The best way to prevent transmission of diseases from cats to small pets is to keep cats indoors and not allow them to interact with small animals like rodents, birds, and reptiles. Cats are natural hunters and can easily infect and kill small pets with their saliva and scratches. According to the Cornell Feline Health Center, “Proper hygiene, including washing hands before meals, cleaning soil from vegetables, and reducing exposure to cat feces can prevent infection.”

If you have both cats and small pets, it’s important to keep them separated at all times. Your cats should be indoor-only, or kept in an outdoor enclosure where they can’t access areas that small pets inhabit. Small pets like hamsters, gerbils, and birds should be kept in cages that cats can’t access. Don’t allow cats into rooms where small pets are free-roaming.

Supervise all interactions between cats and small animals closely to prevent hunting behaviors. Keep cats on leashes when outside so they don’t stray to areas small pets frequent. Disinfect any scratches or bites from cats immediately to prevent transmission of bacteria. With proper precautions, cat owners can safely have both cats and small pets in their home.

First Aid

If you are bitten or scratched by a cat, it is crucial to promptly wash the wound with soap and water to help flush out bacteria. According to the veterinarians at VCA Animal Hospitals, “You may clean the wound with a mild soap solution or a mild salt solution.”1

After thoroughly cleansing the wound, apply an antibiotic ointment containing ingredients like polymyxin B, bacitracin, and neomycin, as recommended by the experts at Cleveland Clinic.2 These antibiotics help prevent infection from the bacteria commonly found in cat saliva.

It is also advisable to contact your physician about the potential need for antibiotics, a tetanus shot, or rabies vaccine. Cat bites and scratches can introduce dangerous bacteria deep into the skin and tissue. Seeking prompt medical attention can help prevent serious infection. As Stanford Children’s Health notes, “Early treatment is important to prevent the infection from getting worse.”3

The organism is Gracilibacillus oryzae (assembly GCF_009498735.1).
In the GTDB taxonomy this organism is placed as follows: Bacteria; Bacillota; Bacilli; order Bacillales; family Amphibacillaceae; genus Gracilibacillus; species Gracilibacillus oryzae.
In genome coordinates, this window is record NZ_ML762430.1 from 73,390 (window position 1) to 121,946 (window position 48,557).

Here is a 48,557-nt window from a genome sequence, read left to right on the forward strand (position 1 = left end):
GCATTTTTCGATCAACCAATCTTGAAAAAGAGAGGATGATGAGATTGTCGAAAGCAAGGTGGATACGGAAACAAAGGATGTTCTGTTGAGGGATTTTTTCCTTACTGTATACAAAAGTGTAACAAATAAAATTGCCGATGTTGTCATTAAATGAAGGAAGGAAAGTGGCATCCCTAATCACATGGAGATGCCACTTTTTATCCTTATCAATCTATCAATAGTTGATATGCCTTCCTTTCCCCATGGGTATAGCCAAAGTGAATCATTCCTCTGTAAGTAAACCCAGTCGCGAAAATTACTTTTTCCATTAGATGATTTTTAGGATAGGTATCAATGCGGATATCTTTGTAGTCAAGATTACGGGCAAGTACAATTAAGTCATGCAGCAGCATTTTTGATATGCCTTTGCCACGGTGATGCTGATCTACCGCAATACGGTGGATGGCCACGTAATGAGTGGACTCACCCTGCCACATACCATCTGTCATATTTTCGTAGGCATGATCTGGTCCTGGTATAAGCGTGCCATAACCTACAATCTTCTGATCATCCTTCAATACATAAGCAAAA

Treatment for cat saliva infection depends on the specific condition, but often involves antibiotics and supportive care under veterinary supervision. According to Hopkins Medicine, antibiotics can be prescribed to treat the bacterial infection caused by cat scratches or bites. The specific antibiotic depends on the type of bacteria involved. In uncomplicated cases, antibiotics may not be necessary as the infection often resolves on its own.

According to VCA Animal Hospitals, cats with calicivirus infections can often be treated symptomatically at home under veterinary guidance. This may include medications to treat eye infections caused by the virus. More severe infections may require supportive care such as IV fluids and nutrition.

As noted by the University of Rochester Medical Center, the specific antibiotic and length of treatment depends on the type of bacteria causing cat scratch disease. Supportive care may also be needed to manage any symptoms until the infection resolves.


The prognosis for small animals affected by cat saliva toxicity depends on several factors, including the time to treatment, the species affected, and the virulence of the bacteria present in the cat’s saliva. In general, the earlier treatment is started after exposure, the better the prognosis.

Small mammals and birds tend to be more severely affected than dogs, likely due to their smaller size. Guinea pigs, hamsters, gerbils, and rabbits often develop dangerous infections and sepsis quickly after being bitten or scratched by a cat. With aggressive treatment, their prognosis is fair to good if brought to a veterinarian promptly.

The type of bacteria present in the cat’s saliva greatly impacts the severity of the illness. Pasteurella and Capnocytophaga species tend to cause more systemic illness, whereas Streptococcus and Staphylococcus cause more localized infections. However, Pasteurella multocida is a common commensal bacterium in cats that can lead to rapidly progressive infections in rabbits and rodents.

With timely veterinary care, most pets can recover fully from cat scratches and bites. However, neglect or delay in treatment can lead to septicemia, organ failure, and death in severe cases. Pet owners should monitor all small animals carefully after encounters with cats and seek treatment at the first sign of lethargy, swelling, fever, or other symptoms.


In summary, cat saliva can be toxic to small animals like rodents, rabbits, and birds due to bacteria present in a cat’s mouth. Even a small scratch or bite from a cat can lead to infection, illness, and potentially death in these small pets. Responsible cat ownership is crucial to protect our furry friends as well as small animals in the home.

It’s important to keep cats separated from small pets, supervise all interactions, and trim nails regularly. Seek immediate veterinary care if a cat injures a small pet. With proper precautions, we can keep all of our companion animals safe and healthy.

Leave a Comment

Your email address will not be published. Required fields are marked *

Scroll to Top